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Eight important life lessons we learned from reading 'The Baby-Sitters Club.'

Before Carrie, Samantha, Charlotte and Miranda there were Kristy, Claudia, Dawn and Stacey.

It’s been over 30 years since the legendary Ann M. Martin first released ‘Kristy’s Great Idea’, the first book in the series that spawned a generation of responsible teenage book-keepers.

Thanks to The Baby-Sitters Club, we laughed, we cried, and we all thought babysitting was a totally normal thing to do at 13.

Now, the iconic series has been turned into a Netflix series, dropping on July 3. 

Watch the trailer for the new series below. Post continues after video.


Video via Netflix.

To mark the occasion, and celebrate our undying excitement about revisiting the most wholesome series ever written, the Mamamia team has reflected on the enduring life lessons we’ve learned from spending countless hours with a torch, under the doona, flipping those pages. 

1. Be like Claudia.

Claudia taught us that being different is a virtue, not a vice.

She had a wacky and sophisticated sense of style, wore her ponytail sideways and was really close to her grandma. Somehow this was not only socially acceptable, it was aspirational.

“Claudia was the ultimate cool girl. Mainly because she ate heaps of junk food and had a phone in her room,” one staffer says.

2. You can totally run a business at age 13.

Move over, Zuckerberg — Kristy was punching the numbers and coming up with ideas long before “start-up” was a thing.

“I feel like The Baby-Sitters Club is the full extent of  my knowledge about running a business,” one Mamamia staffer admits.

3. Book-keeping is a skill for life.

Reading the books, we all wanted to conduct meetings out of our bedrooms and had dreams of becoming millionaires.

“[BSC] was my first lesson in governance and meeting procedure. Something I now pride myself at being an expert on,” one writer says.

The cast of the original Baby-Sitters Club movie. Image: Columbia Pictures.

 

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4. Being divisive is OK (hello, Mary-Anne).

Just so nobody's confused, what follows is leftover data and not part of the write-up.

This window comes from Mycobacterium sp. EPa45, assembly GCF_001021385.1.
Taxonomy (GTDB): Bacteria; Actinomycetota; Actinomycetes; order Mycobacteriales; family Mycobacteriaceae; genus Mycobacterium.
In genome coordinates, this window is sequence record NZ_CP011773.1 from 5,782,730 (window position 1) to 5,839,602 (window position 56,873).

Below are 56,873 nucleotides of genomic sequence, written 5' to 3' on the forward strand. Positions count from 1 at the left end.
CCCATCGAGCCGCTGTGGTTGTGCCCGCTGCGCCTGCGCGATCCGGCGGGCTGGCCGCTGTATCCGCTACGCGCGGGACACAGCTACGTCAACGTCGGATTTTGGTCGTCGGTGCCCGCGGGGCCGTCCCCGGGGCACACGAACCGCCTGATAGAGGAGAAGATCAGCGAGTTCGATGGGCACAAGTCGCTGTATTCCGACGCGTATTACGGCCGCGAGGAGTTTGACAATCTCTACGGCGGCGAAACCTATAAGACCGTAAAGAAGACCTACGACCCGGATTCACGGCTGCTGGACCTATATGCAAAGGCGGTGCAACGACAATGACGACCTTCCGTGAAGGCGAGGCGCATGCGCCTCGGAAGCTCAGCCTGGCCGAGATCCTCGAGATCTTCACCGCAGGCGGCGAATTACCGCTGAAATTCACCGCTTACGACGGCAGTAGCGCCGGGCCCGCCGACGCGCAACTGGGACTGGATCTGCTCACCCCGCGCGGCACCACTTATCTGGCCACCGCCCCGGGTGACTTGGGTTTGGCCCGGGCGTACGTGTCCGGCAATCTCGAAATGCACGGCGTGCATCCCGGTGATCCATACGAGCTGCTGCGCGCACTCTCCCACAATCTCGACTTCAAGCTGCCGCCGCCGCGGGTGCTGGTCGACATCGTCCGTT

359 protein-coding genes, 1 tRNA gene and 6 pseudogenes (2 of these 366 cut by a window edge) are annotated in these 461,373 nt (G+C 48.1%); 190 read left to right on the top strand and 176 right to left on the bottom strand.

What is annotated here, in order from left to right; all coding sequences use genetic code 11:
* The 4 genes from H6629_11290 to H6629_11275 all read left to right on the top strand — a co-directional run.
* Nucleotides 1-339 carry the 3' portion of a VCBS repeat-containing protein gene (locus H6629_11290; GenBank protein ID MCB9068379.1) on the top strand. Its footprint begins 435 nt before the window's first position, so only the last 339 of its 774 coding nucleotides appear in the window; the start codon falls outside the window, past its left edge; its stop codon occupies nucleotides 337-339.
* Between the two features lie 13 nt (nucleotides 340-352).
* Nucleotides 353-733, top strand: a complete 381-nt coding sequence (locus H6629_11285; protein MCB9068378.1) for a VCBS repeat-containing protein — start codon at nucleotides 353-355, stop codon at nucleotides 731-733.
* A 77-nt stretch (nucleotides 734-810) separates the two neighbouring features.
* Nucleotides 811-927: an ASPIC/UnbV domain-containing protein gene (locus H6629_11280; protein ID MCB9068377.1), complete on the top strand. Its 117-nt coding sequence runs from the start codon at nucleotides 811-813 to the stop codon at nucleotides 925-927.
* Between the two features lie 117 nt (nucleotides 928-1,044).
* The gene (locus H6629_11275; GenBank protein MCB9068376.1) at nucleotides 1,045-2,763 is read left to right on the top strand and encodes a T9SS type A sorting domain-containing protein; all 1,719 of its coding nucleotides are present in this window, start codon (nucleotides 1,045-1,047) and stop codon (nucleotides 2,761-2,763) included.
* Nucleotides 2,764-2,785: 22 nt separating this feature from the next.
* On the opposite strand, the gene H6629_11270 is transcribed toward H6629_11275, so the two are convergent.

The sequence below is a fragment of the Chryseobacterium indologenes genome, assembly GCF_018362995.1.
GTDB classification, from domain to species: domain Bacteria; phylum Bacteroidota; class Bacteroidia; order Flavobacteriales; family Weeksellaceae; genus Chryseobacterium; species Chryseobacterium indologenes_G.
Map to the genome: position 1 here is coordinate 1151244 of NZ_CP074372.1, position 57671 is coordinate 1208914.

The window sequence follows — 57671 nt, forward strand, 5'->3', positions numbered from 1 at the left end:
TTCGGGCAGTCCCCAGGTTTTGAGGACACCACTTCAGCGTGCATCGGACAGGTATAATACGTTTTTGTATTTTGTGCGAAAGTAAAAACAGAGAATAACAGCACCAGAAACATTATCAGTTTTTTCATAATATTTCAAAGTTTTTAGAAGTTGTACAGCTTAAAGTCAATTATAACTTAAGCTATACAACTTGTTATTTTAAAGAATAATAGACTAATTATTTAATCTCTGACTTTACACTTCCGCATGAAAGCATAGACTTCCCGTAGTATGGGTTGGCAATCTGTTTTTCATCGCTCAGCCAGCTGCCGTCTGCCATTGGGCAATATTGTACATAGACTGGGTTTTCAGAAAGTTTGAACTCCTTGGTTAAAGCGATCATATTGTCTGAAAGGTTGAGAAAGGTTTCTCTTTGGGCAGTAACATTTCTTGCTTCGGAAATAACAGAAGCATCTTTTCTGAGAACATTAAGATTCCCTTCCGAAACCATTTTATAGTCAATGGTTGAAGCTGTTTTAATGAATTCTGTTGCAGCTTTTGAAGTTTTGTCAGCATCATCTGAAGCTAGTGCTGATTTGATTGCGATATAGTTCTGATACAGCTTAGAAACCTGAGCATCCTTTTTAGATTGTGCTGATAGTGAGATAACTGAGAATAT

If the people love and loathe you, it must mean you’re doing something right, because you’re getting their attention. 

“Mary-Anne is probably my spirit animal… except when she got the page-boy haircut,” one staffer admitted.

“I always felt the author hated Mary-Anne. The others were sunning in hot bikinis on the beach while Mary-Anne was covered head to toe in sunscreen, a large hat and a kaftan. Poor Mary-Anne,” another added.

Fact: Mary-Anne was actually based on the author, Ann Martin.

5. Suburbia is only what you make of it.

BSC really put Stonybrook, Connecticut on the map, portraying it as some sort of utopian Pleasantville.

"I moved to Connecticut when I was nine and was so excited because it's where BSC was, I legit thought I was going to meet them and be a part of their crew," one writer says.

Here's the truth about suburbia: one day you will graduate college and move to the big smoke, where you will pay tens of thousands of dollars to live in a studio apartment above a kebab shop. Instead of sunlight, truck fumes will seep through your windows, and your only companion for the first year will be the cat you adopted off the street.

The white picket fence doesn't seem so bad after all.

6. Before binge-watching, there was the BSC.

And before the omnipresent glow of the iPad, there was the incessant flicking of pages — something we try to pass onto our children, to no avail.

"I remember the excitement of graduating from the 'Little Sister' books to the real thing," one MM staffer says.

"I was sooooo desperate to read Baby-Sitters Club when I was a kid my mum made a rule that I had to read two 'real' books for every BSC book I wanted to read," another recalls.

7. No one forgets an unusual name.

And they often go on to become famous, so take heart Apple Martin — there are big things in store for you.

"Mallory is an odd name that I've never come across since, except in the West Wing."

8. Don't ever give up on what you believe in.

Kristy Thomas was basically Hillary Clinton, and taught us to never give up.

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